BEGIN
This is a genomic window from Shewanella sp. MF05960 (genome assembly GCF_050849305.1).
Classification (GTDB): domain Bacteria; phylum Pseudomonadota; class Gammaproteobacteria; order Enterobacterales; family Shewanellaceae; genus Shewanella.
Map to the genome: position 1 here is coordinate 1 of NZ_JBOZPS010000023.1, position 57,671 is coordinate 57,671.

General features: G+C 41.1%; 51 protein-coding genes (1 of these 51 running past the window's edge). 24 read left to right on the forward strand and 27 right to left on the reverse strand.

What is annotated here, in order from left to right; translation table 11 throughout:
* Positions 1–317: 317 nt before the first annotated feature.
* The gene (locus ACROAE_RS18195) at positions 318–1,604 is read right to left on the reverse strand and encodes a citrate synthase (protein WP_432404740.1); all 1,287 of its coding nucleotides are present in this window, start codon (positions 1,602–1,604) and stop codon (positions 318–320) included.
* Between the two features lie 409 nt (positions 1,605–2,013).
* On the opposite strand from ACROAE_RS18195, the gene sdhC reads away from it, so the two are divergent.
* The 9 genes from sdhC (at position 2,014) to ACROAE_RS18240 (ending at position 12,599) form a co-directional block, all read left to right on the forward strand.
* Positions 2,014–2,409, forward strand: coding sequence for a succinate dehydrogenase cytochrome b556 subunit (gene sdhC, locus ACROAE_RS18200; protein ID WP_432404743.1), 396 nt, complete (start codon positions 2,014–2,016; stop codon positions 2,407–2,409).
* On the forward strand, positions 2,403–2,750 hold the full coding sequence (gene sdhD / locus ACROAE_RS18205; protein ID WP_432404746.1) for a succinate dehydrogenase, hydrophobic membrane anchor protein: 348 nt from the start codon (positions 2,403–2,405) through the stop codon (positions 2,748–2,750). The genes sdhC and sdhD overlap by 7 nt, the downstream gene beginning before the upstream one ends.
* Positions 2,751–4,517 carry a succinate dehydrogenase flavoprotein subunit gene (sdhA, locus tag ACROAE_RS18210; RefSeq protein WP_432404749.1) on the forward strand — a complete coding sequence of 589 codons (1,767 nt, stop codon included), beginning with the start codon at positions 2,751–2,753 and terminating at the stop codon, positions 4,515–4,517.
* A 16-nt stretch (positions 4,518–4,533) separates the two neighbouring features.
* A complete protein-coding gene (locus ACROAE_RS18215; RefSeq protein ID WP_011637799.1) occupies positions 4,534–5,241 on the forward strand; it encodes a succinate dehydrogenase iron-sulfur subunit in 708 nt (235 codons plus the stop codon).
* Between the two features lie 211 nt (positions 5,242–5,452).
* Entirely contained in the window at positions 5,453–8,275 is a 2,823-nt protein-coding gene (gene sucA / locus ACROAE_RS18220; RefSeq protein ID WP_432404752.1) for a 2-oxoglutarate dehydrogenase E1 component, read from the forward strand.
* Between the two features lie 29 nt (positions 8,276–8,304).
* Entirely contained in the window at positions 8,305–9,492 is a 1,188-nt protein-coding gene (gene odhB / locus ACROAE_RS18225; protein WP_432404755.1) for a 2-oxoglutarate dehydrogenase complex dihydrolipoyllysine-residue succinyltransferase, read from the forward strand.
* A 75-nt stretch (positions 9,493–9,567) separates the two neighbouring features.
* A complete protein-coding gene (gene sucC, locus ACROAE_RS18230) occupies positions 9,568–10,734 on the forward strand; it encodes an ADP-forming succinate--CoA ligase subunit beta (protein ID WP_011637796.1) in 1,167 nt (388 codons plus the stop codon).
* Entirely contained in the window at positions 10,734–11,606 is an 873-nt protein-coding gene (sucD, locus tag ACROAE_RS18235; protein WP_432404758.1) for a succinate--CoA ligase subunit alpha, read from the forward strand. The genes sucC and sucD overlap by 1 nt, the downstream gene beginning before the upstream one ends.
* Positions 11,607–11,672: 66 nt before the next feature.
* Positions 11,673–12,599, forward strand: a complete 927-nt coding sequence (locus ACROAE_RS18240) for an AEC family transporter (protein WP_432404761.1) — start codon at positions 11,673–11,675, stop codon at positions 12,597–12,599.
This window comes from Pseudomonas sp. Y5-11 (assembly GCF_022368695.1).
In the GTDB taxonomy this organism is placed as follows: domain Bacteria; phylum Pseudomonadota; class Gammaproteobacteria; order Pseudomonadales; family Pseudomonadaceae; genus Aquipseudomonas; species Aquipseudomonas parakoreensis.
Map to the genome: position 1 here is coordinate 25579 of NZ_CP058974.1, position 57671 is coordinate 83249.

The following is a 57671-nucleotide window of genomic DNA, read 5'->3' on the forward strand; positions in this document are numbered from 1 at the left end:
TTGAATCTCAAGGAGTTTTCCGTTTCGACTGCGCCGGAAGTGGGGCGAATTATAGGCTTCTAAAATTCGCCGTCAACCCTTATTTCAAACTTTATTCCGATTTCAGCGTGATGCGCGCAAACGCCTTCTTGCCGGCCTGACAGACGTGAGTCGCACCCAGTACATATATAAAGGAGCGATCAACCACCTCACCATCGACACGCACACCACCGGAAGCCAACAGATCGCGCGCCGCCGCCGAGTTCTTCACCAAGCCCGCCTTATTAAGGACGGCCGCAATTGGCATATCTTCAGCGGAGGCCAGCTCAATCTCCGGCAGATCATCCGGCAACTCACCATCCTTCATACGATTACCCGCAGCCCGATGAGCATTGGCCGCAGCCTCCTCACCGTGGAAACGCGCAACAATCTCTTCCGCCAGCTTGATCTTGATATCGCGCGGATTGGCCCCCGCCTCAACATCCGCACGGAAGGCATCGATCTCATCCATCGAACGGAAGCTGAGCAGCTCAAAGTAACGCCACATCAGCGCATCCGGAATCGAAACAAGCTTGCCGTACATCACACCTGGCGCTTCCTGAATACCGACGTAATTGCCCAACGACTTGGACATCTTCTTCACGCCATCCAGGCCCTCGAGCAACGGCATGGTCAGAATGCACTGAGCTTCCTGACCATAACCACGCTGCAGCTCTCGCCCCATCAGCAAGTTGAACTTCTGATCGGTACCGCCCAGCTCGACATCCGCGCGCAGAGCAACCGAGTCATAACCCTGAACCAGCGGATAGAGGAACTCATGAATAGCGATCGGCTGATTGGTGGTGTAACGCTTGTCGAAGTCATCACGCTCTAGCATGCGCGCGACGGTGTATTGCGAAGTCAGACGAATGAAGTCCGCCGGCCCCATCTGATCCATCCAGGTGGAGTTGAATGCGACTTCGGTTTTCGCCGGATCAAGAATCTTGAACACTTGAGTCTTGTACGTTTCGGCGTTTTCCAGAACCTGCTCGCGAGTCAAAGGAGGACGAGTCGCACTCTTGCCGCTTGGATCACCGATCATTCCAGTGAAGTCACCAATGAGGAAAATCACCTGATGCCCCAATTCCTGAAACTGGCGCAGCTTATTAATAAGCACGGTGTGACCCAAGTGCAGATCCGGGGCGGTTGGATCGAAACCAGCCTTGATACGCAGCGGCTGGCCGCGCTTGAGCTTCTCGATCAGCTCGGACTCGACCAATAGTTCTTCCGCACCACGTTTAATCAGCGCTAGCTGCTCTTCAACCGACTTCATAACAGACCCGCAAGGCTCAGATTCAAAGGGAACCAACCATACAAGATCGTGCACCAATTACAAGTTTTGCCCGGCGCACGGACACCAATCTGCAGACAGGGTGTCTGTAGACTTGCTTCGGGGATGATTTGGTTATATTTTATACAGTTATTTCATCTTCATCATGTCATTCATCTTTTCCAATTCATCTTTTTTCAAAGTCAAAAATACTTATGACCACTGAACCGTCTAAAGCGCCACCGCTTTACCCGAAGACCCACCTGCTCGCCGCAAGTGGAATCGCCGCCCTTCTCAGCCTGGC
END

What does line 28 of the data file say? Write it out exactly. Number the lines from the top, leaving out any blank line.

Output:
The following is a 57671-nucleotide window of genomic DNA, read 5'->3' on the forward strand; positions in this document are numbered from 1 at the left end: